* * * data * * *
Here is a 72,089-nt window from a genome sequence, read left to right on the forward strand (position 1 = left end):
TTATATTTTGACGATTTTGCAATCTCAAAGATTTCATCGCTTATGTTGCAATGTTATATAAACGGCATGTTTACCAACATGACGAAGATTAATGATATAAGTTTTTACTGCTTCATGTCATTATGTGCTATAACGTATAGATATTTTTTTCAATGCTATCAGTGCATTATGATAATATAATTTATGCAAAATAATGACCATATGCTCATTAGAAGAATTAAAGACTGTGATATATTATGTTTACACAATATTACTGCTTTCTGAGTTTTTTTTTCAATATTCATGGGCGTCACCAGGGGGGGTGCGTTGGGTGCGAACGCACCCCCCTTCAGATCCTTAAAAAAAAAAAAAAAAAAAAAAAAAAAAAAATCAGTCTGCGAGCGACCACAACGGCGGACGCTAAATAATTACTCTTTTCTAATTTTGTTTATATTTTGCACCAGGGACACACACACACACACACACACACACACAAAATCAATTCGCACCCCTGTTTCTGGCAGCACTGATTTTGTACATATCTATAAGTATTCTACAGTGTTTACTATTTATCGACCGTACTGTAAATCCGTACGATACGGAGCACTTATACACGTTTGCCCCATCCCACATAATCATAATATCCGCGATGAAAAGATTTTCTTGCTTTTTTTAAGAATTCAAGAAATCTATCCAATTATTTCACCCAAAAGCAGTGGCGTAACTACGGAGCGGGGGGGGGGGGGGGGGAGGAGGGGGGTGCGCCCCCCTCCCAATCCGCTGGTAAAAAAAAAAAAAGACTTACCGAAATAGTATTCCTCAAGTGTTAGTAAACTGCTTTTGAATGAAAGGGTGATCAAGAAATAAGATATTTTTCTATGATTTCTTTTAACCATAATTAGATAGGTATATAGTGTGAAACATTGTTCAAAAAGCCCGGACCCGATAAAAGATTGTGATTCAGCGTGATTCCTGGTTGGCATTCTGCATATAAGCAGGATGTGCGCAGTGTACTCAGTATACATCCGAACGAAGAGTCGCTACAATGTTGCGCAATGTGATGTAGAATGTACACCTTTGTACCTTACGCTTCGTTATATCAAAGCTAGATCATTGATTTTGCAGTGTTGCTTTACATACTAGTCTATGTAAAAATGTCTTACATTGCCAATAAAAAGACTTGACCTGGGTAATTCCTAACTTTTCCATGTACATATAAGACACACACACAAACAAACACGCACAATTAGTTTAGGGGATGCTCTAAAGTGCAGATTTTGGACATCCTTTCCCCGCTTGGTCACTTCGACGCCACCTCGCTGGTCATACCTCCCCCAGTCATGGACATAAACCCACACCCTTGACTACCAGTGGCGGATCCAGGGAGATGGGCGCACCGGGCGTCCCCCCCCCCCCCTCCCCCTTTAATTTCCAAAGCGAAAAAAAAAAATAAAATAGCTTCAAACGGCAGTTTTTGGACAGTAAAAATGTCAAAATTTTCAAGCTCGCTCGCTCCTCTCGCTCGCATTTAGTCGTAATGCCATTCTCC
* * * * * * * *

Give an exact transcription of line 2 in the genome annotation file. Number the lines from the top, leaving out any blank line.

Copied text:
TTATATTTTGACGATTTTGCAATCTCAAAGATTTCATCGCTTATGTTGCAATGTTATATAAACGGCATGTTTACCAACATGACGAAGATTAATGATATAAGTTTTTACTGCTTCATGTCATTATGTGCTATAACGTATAGATATTTTTTTCAATGCTATCAGTGCATTATGATAATATAATTTATGCAAAATAATGACCATATGCTCATTAGAAGAATTAAAGACTGTGATATATTATGTTTACACAATATTACTGCTTTCTGAGTTTTTTTTTCAATATTCATGGGCGTCACCAGGGGGGGTGCGTTGGGTGCGAACGCACCCCCCTTCAGATCCTTAAAAAAAAAAAAAAAAAAAAAAAAAAAAAAATCAGTCTGCGAGCGACCACAACGGCGGACGCTAAATAATTACTCTTTTCTAATTTTGTTTATATTTTGCACCAGGGACACACACACACACACACACACACACACAAAATCAATTCGCACCCCTGTTTCTGGCAGCACTGATTTTGTACATATCTATAAGTATTCTACAGTGTTTACTATTTATCGACCGTACTGTAAATCCGTACGATACGGAGCACTTATACACGTTTGCCCCATCCCACATAATCATAATATCCGCGATGAAAAGATTTTCTTGCTTTTTTTAAGAATTCAAGAAATCTATCCAATTATTTCACCCAAAAGCAGTGGCGTAACTACGGAGCGGGGGGGGGGGGGGGGGAGGAGGGGGGTGCGCCCCCCTCCCAATCCGCTGGTAAAAAAAAAAAAAGACTTACCGAAATAGTATTCCTCAAGTGTTAGTAAACTGCTTTTGAATGAAAGGGTGATCAAGAAATAAGATATTTTTCTATGATTTCTTTTAACCATAATTAGATAGGTATATAGTGTGAAACATTGTTCAAAAAGCCCGGACCCGATAAAAGATTGTGATTCAGCGTGATTCCTGGTTGGCATTCTGCATATAAGCAGGATGTGCGCAGTGTACTCAGTATACATCCGAACGAAGAGTCGCTACAATGTTGCGCAATGTGATGTAGAATGTACACCTTTGTACCTTACGCTTCGTTATATCAAAGCTAGATCATTGATTTTGCAGTGTTGCTTTACATACTAGTCTATGTAAAAATGTCTTACATTGCCAATAAAAAGACTTGACCTGGGTAATTCCTAACTTTTCCATGTACATATAAGACACACACACAAACAAACACGCACAATTAGTTTAGGGGATGCTCTAAAGTGCAGATTTTGGACATCCTTTCCCCGCTTGGTCACTTCGACGCCACCTCGCTGGTCATACCTCCCCCAGTCATGGACATAAACCCACACCCTTGACTACCAGTGGCGGATCCAGGGAGATGGGCGCACCGGGCGTCCCCCCCCCCCCCTCCCCCTTTAATTTCCAAAGCGAAAAAAAAAAATAAAATAGCTTCAAACGGCAGTTTTTGGACAGTAAAAATGTCAAAATTTTCAAGCTCGCTCGCTCCTCTCGCTCGCATTTAGTCGTAATGCCATTCTCC